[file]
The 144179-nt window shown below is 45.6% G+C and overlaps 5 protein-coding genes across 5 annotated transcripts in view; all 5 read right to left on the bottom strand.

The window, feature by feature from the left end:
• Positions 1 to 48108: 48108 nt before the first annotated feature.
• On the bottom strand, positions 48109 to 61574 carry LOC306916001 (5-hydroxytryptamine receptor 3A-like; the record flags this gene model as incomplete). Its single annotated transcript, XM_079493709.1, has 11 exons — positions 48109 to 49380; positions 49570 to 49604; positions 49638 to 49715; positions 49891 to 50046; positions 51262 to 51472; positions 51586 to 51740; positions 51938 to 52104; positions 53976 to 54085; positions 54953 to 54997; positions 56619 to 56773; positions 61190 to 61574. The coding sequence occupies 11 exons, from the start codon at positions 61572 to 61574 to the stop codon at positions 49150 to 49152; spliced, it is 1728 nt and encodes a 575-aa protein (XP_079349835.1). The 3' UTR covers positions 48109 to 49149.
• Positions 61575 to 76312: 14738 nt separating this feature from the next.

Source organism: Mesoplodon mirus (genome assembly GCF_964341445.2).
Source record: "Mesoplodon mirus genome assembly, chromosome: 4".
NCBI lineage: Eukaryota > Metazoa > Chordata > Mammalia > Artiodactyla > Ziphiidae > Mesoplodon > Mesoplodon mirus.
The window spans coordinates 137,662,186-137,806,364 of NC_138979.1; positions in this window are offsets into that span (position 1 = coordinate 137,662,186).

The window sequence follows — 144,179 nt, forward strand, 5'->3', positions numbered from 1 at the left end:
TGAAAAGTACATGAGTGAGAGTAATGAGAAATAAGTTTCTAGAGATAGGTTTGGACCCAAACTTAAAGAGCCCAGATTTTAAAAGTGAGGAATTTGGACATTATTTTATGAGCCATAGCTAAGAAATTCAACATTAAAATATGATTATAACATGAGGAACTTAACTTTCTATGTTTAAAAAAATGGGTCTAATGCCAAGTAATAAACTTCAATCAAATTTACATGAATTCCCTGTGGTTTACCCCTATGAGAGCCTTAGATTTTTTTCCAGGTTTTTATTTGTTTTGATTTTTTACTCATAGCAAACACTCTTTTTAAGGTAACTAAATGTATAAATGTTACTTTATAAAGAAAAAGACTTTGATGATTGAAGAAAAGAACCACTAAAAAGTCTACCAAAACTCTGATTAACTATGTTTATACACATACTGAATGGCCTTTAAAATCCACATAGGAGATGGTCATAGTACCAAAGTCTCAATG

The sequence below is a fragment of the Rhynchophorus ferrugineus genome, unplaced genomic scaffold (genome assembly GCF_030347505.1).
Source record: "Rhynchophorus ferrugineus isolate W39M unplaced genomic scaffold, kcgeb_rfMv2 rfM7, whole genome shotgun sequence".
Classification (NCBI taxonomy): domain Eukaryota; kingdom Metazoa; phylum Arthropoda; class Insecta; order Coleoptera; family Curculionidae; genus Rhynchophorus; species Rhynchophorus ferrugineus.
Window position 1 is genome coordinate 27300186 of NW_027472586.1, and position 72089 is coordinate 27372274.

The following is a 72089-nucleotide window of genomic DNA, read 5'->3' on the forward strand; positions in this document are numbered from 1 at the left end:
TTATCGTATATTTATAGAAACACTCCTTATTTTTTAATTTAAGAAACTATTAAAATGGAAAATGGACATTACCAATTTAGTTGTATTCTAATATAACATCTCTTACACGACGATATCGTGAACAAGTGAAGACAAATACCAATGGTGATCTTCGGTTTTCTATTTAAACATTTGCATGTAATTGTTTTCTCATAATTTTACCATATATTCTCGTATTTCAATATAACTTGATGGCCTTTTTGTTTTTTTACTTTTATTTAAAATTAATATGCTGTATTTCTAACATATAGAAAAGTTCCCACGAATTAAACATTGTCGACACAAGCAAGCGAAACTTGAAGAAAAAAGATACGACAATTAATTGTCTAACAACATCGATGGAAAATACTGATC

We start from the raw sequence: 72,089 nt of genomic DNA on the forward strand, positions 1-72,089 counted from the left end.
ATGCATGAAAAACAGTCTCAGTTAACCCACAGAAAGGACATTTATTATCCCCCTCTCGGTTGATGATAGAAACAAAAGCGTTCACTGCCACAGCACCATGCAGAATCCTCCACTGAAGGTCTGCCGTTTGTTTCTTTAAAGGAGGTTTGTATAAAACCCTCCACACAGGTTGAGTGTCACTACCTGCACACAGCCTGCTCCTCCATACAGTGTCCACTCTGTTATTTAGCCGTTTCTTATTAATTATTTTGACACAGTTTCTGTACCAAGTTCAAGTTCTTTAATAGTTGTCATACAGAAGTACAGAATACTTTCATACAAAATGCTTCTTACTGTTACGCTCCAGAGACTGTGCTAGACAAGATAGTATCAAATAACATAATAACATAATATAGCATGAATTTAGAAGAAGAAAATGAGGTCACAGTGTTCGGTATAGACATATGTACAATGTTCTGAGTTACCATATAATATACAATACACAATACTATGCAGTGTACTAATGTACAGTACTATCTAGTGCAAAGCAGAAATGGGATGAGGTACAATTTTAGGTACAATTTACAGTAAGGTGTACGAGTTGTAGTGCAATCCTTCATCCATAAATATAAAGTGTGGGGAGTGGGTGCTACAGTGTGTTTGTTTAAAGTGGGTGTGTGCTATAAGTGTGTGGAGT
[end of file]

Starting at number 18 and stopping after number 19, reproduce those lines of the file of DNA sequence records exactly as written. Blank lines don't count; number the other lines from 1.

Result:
We start from the raw sequence: 72,089 nt of genomic DNA on the forward strand, positions 1-72,089 counted from the left end.
ATGCATGAAAAACAGTCTCAGTTAACCCACAGAAAGGACATTTATTATCCCCCTCTCGGTTGATGATAGAAACAAAAGCGTTCACTGCCACAGCACCATGCAGAATCCTCCACTGAAGGTCTGCCGTTTGTTTCTTTAAAGGAGGTTTGTATAAAACCCTCCACACAGGTTGAGTGTCACTACCTGCACACAGCCTGCTCCTCCATACAGTGTCCACTCTGTTATTTAGCCGTTTCTTATTAATTATTTTGACACAGTTTCTGTACCAAGTTCAAGTTCTTTAATAGTTGTCATACAGAAGTACAGAATACTTTCATACAAAATGCTTCTTACTGTTACGCTCCAGAGACTGTGCTAGACAAGATAGTATCAAATAACATAATAACATAATATAGCATGAATTTAGAAGAAGAAAATGAGGTCACAGTGTTCGGTATAGACATATGTACAATGTTCTGAGTTACCATATAATATACAATACACAATACTATGCAGTGTACTAATGTACAGTACTATCTAGTGCAAAGCAGAAATGGGATGAGGTACAATTTTAGGTACAATTTACAGTAAGGTGTACGAGTTGTAGTGCAATCCTTCATCCATAAATATAAAGTGTGGGGAGTGGGTGCTACAGTGTGTTTGTTTAAAGTGGGTGTGTGCTATAAGTGTGTGGAGT